The challenge is to provide a solution which overcomes the off-shore subterfuges, but also avoids creating a blanket regime of civil marriage which would lead to social chaos and plant the seeds for painful divisions among future generations of Israelis unable to marry within a traditional religious framework.
The current legislation relating to Shabbat prohibitions should also be reviewed to provide more flexibility for leisure activities by non-observant Jews. This would necessitate enabling additional private transport and entertainment to operate without disrupting the Shabbat atmosphere within local
ized observant communities.
However, red lines must be drawn to prevent any relaxation in the prohibition of trade and commerce beyond what is strictly limited to servicing leisure activities. If the current restrictions on trade or commerce are liberalized, it would mean that Jews observing Shabbat would find themselves required to make the same financial sacrifices they faced in the Diaspora. They would in fact be reverting to galut (exile) in their own homeland.
To bring about such changes, new institutions must be created to enable rabbis and religious activists to be elected to national leadership positions without effectively being subject to haredi approval. The need is for rabbinical leaders willing to face the necessity for interpreting Halacha in order to cope with the requirements of a modern state without looking over their shoulders in fear of being criticized or condemned by radical haredim.
Today there is a groundswell throughout the country that the time has come to confront the haredi political parties whose perceived lack of spirituality, primitive policies of extortion, anti-Zionism, and corruption has enraged the nation. This will almost certainly happen if the new political constellation after the elections denies haredim the opportunity to exploit the balance of power, as has been the case until now.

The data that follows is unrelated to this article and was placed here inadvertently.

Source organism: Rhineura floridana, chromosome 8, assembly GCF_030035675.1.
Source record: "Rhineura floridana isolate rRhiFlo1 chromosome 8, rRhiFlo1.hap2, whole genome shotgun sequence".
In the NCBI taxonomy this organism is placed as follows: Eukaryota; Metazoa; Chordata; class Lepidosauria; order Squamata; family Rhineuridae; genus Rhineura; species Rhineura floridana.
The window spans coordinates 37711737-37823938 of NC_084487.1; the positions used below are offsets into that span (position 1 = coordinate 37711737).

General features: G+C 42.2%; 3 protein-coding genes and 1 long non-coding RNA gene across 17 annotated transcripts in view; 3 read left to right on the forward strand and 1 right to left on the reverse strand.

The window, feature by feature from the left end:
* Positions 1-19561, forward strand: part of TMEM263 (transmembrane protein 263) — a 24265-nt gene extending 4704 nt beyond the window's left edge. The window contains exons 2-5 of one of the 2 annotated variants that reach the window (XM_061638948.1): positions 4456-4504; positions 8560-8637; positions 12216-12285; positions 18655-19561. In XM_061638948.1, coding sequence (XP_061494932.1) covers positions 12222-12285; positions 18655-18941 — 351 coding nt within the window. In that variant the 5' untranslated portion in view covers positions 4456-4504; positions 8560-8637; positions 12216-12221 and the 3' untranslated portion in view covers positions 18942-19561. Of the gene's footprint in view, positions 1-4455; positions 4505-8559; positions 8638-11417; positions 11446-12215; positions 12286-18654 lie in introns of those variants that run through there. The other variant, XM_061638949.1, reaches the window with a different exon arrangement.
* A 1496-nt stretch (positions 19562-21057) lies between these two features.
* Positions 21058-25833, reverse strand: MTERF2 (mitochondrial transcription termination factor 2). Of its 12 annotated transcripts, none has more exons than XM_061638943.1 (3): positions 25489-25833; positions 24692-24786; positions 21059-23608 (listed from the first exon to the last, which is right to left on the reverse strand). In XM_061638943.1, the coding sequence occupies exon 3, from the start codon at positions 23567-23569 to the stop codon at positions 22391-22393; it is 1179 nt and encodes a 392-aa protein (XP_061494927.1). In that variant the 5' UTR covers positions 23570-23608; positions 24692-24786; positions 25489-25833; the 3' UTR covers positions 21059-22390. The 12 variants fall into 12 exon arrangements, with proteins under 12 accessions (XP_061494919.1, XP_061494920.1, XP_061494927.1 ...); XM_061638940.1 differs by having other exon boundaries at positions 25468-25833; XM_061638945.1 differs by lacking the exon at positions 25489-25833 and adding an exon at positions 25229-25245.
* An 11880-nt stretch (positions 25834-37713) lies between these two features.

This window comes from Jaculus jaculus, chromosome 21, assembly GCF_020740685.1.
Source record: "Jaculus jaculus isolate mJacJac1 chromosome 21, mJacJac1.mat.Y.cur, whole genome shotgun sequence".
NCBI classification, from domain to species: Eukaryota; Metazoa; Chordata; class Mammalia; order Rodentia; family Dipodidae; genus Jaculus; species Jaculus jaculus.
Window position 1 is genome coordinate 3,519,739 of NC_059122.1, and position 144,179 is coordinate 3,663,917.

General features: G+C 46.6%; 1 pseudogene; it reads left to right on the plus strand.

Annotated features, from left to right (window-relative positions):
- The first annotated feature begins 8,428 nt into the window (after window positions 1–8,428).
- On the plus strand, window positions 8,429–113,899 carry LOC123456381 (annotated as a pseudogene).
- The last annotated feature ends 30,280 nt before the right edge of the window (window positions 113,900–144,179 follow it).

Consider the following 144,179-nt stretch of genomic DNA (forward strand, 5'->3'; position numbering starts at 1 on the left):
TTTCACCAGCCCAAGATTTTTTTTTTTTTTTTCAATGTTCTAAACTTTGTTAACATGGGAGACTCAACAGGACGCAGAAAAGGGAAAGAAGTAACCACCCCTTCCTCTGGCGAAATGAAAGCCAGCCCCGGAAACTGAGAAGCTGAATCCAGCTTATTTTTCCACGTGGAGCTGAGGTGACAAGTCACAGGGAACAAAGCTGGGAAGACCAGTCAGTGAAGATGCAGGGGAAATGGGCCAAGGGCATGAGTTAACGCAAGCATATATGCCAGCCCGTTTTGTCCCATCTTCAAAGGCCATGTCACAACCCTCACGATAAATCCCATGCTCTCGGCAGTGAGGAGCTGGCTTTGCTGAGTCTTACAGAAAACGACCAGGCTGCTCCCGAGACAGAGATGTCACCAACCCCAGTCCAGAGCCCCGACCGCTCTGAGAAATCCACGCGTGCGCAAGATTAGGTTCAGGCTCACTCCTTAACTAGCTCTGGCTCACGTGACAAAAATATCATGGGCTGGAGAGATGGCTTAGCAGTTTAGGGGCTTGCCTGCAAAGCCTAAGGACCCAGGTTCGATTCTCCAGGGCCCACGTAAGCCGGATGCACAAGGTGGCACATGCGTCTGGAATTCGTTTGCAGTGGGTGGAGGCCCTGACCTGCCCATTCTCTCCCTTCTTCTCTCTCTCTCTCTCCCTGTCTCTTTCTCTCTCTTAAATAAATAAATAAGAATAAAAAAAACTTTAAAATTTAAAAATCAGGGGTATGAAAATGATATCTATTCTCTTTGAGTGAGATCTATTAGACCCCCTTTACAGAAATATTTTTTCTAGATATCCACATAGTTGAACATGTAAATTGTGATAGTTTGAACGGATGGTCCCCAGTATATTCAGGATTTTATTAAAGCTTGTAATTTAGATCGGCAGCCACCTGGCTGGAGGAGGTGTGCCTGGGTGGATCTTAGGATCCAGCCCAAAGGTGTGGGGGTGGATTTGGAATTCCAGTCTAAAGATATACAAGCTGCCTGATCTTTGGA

The obvious danger is that the pent up hatred and resentment could explode and lead to an open Kulturkampf resulting in a complete separation of religion and state which would be irreversible. Should that happen, Israel would lose its unique Jewish character and be transformed into just another state.
Ideally, under these circumstances, initiatives for constructive change should originate from within the religious Zionist camp itself rather than having changes imposed by elements insensitive to the need to maintain the Jewish character of the state. Five years ago Meimad had constructive ideas in this area. Having now become a mere appendage to Labor and endorsing the transfer of jurisdiction of the Temple Mount to the Palestinians, they have effectively marginalized themselves from the religious Zionist community and become irrelevant.
The NRP, having in recent weeks signaled a desire to revert to more moderate policies, could restore its traditional role and once more serve as the centrist religious unifying element in the country, if it moved in this direction. But if it follows the regrettable pattern of recent years, it will again succumb to intimidation by the haredim and sideline such difficult problems.
Should the NRP be unwilling to move in this direction, individual religious Zionists should take independent action. Indeed, one could even argue that if religious political parties are not involved, the chance for winning over the public would be greater. Especially if Israelis can be convinced that maintaining the Jewish character of the country need not be synonymous with religious coercion and that the treasures of Judaism have no association with the odious activities related to party politics.